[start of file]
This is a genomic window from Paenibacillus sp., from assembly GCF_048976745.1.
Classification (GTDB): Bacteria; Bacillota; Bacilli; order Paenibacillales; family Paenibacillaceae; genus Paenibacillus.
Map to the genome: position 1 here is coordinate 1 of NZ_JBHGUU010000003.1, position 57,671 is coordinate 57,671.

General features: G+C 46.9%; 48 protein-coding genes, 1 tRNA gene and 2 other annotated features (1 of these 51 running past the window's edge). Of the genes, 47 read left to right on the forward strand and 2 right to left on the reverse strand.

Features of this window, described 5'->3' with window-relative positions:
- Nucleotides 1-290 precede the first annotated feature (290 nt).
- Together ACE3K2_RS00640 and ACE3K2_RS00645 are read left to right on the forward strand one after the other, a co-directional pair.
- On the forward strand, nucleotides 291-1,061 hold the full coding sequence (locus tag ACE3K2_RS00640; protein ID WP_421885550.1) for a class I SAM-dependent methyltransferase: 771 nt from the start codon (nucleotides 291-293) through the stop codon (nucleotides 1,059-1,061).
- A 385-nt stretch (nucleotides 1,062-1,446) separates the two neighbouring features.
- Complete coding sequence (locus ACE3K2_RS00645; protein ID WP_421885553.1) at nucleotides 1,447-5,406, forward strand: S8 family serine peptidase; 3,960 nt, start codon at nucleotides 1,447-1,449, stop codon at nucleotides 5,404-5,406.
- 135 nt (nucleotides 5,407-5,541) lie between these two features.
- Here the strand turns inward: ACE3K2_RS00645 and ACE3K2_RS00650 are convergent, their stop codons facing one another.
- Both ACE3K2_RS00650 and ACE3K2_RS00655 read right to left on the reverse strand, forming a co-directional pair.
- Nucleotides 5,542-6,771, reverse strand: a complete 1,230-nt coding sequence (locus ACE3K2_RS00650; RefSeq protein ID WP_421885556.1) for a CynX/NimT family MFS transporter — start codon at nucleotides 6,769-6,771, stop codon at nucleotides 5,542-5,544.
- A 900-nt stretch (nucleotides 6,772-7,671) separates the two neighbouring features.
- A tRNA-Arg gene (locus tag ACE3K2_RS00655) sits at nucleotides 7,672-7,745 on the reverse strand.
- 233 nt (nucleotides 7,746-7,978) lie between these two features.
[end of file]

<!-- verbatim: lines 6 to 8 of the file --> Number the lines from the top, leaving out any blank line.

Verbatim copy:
- Nucleotides 1-290 precede the first annotated feature (290 nt).
- Together ACE3K2_RS00640 and ACE3K2_RS00645 are read left to right on the forward strand one after the other, a co-directional pair.
- On the forward strand, nucleotides 291-1,061 hold the full coding sequence (locus tag ACE3K2_RS00640; protein ID WP_421885550.1) for a class I SAM-dependent methyltransferase: 771 nt from the start codon (nucleotides 291-293) through the stop codon (nucleotides 1,059-1,061).